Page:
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Title: Multimorbidity in the ageing human brain : associations between Alzheimer's disease pathology and white matter hyperintensities
Author: McAleese, Kirsty Elizabeth
ISNI:       0000 0004 5356 7641
Awarding Body: University of Newcastle Upon Tyne
Current Institution: University of Newcastle upon Tyne
Date of Award: 2014
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Background: In the brains of both demented and non-demented subjects the most common pathologies are Alzheimer’s disease (AD) related pathologies and white matter lesions (WML). It is widely assumed that small vessel disease (SVD) is the main cause of WML, although evidence suggests neurodegenerative pathologies may also be involved in the pathogenesis of WML. However, investigation of these pathologies is hindered due lack of standardized histological criteria for WML assessment and the current use of semi-quantitative assessment is incapable of detecting subtle variations in pathologic burden across cases. The main aim of this study was to improve the post mortem assessment of WML/WMH and AD-related pathology in the ageing human brain by the use of post mortem MRI and quantitative neuropathological assessment, and to investigate possible associations between AD pathology and white matter integrity.! Methods: Formalin fixed brains underwent post mortem MRI and white matter hyperintensitites (WMH) were assessed according to the Age-Related White Matter Change (ARWMC) scale. ARWMC scores were compared with corresponding semi-quantitative neuropathological scores obtained by an extensive assessment of the white matter. In a cohort of AD and control brains semi-quantitative and quantitative assessment of hyperphosphorylated tau (HPT), amyloid-beta (Aβ) pathology and SVD were compared. The influence of AD-related pathology and SVD on white matter integrity was then investigated using a combination of post mortem MRI-based WMH assessment, quantitative neuropathological assessment using Tissue Micro Array (TMA) methodology and Sclerotic Index. Key findings: MRI-based assessment of fixed post mortem brains was found to be a practical method that reliably reflects WML in the frontal, parietal and occipital WM comparable with an extensive histological assessment at 7 mm intervals. Digital quantification of cortical HPT, Aβ and SVD pathology revealed widespread variations in pathological burden. HPT, Aβ pathology and SVD had a significant influence on WMH severity in both non-demented normal aged and AD brains, however, HPT, but not SVD, was the most significant predictor of WMH score. Conclusion: This study showed that MRI-based assessment of fixed post mortem brains is a practical method for the assessment of white matter integrity and TMA is a practical method for quantitative neuropathological assessment of degenerative neocortical pathologies. HPT was found to be the strongest predictor of WMH. However, further studies are required to elucidate the different patho-physiological mechanisms that may underlie WM damage in the ageing brain.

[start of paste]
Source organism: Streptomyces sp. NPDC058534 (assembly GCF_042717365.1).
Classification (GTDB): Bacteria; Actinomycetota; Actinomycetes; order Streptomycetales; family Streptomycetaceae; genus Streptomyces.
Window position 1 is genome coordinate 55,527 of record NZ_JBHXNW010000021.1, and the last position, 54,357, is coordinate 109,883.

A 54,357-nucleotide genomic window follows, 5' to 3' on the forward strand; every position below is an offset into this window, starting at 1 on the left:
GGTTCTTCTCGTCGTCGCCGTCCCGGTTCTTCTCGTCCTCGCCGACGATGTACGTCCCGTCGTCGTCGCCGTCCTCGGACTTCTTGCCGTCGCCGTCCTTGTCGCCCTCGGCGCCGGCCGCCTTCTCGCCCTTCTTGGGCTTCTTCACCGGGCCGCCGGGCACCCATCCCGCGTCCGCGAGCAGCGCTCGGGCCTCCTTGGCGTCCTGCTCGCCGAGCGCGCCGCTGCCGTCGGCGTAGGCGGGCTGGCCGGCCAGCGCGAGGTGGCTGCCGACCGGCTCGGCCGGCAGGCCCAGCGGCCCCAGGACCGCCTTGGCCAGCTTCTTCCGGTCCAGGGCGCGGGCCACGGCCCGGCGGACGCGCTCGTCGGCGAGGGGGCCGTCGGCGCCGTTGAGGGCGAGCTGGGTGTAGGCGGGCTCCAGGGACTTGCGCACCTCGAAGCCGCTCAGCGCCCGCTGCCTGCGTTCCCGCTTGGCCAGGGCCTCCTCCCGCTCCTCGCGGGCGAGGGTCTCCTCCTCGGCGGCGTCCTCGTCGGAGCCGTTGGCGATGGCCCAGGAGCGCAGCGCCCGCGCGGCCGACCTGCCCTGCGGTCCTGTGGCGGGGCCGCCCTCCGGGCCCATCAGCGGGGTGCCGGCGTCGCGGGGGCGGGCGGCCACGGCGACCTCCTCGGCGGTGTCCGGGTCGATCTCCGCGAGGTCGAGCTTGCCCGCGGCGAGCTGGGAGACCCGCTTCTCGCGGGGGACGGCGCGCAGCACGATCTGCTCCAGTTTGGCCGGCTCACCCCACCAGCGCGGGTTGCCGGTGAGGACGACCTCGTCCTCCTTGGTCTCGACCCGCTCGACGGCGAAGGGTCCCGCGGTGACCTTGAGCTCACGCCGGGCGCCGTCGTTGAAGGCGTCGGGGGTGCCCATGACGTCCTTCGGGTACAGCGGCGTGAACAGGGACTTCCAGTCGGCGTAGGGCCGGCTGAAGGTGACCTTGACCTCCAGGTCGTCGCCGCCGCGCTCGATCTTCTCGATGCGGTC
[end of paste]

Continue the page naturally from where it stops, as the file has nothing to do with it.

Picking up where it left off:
Supervisor: Not available Sponsor: Dunhill Medical Trust
Qualification Name: Thesis (Ph.D.) Qualification Level: Doctoral
EThOS ID:  DOI: Not available